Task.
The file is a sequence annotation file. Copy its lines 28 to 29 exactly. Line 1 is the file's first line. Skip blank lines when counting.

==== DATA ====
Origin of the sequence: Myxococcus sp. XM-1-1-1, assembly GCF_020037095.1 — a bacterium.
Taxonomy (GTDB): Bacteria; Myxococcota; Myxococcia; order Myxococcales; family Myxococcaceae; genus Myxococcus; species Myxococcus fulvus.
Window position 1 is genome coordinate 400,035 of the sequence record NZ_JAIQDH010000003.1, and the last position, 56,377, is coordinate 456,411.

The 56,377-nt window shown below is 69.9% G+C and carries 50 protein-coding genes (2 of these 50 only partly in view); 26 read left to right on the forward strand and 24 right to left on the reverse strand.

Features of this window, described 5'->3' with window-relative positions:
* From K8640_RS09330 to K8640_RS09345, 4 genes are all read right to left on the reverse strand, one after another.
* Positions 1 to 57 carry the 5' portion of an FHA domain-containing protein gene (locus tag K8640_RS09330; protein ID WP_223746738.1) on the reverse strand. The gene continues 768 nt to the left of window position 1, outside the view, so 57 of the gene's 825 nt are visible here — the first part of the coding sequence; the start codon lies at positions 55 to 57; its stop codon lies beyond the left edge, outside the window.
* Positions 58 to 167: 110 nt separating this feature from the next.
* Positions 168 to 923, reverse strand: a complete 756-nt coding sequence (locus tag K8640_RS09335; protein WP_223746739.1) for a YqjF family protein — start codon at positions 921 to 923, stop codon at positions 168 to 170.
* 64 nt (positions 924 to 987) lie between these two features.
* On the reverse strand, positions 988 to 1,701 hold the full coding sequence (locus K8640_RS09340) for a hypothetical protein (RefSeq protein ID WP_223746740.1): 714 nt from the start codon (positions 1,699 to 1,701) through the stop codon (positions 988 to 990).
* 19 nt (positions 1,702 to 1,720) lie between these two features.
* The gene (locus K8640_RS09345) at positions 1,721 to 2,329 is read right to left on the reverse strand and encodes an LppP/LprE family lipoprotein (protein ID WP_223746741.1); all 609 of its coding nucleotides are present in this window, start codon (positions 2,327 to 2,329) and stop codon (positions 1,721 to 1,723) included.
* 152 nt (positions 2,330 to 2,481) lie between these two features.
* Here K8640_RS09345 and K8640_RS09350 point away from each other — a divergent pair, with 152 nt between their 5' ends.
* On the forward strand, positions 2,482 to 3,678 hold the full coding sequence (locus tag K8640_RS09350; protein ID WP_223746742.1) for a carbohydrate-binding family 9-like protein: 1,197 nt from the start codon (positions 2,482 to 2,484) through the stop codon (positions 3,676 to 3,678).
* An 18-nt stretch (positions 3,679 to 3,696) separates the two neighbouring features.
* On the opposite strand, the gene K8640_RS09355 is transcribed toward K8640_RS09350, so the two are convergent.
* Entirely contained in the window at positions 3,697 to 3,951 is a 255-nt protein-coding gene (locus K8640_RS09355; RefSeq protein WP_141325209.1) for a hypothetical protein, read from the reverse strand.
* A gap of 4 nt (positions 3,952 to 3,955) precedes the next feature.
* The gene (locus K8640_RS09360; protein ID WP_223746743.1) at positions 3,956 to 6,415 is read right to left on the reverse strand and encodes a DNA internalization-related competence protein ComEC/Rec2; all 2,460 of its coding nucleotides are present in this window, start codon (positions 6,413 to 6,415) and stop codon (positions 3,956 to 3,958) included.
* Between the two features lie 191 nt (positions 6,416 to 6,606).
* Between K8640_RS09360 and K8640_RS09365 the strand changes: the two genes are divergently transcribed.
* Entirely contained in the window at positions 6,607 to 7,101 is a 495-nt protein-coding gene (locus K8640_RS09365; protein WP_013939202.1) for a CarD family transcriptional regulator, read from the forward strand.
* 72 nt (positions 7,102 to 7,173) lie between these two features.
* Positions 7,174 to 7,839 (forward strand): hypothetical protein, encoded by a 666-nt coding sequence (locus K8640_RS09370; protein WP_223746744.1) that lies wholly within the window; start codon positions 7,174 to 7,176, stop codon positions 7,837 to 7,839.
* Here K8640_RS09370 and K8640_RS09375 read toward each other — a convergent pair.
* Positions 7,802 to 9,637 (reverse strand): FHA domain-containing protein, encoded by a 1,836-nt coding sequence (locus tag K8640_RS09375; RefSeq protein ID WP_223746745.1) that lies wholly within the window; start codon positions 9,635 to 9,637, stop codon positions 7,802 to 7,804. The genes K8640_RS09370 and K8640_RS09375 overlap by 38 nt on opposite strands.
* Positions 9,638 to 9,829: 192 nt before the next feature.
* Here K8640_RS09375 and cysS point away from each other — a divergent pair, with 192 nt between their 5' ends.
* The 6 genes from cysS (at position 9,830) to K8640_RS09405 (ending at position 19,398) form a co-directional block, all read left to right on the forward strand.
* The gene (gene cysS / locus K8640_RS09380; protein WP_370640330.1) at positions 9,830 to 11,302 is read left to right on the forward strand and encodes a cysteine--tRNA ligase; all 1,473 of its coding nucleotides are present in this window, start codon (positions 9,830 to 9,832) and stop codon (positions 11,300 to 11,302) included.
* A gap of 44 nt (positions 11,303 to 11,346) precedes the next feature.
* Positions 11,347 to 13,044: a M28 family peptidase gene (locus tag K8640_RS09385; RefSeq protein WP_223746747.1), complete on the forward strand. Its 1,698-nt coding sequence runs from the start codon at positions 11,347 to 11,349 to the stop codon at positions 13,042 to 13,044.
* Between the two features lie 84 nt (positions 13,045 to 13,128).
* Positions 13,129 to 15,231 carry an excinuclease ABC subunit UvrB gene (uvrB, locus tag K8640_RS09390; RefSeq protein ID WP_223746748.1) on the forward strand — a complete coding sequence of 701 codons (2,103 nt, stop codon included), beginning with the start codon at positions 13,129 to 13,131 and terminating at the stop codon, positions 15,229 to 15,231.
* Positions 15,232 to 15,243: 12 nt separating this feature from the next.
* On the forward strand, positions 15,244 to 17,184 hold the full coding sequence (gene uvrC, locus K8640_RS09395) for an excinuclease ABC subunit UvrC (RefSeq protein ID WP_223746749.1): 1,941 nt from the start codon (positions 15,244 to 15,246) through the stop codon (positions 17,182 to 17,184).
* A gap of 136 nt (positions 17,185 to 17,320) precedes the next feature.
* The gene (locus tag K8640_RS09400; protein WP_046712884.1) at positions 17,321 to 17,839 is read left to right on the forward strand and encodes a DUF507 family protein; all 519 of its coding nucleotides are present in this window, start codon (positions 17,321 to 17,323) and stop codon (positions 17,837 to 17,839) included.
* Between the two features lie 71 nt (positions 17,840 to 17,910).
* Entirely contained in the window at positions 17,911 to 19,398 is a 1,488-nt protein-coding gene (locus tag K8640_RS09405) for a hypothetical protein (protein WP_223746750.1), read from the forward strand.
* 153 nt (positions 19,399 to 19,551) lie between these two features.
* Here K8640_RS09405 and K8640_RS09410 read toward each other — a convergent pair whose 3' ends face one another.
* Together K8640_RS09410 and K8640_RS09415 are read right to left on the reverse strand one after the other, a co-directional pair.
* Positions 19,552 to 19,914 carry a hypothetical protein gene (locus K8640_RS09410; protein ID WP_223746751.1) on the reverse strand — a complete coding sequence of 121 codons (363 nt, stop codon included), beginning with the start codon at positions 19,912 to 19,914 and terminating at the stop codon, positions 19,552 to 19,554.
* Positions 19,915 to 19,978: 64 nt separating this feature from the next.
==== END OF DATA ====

* Positions 7,802 to 9,637 (reverse strand): FHA domain-containing protein, encoded by a 1,836-nt coding sequence (locus tag K8640_RS09375; RefSeq protein ID WP_223746745.1) that lies wholly within the window; start codon positions 9,635 to 9,637, stop codon positions 7,802 to 7,804. The genes K8640_RS09370 and K8640_RS09375 overlap by 38 nt on opposite strands.
* Positions 9,638 to 9,829: 192 nt before the next feature.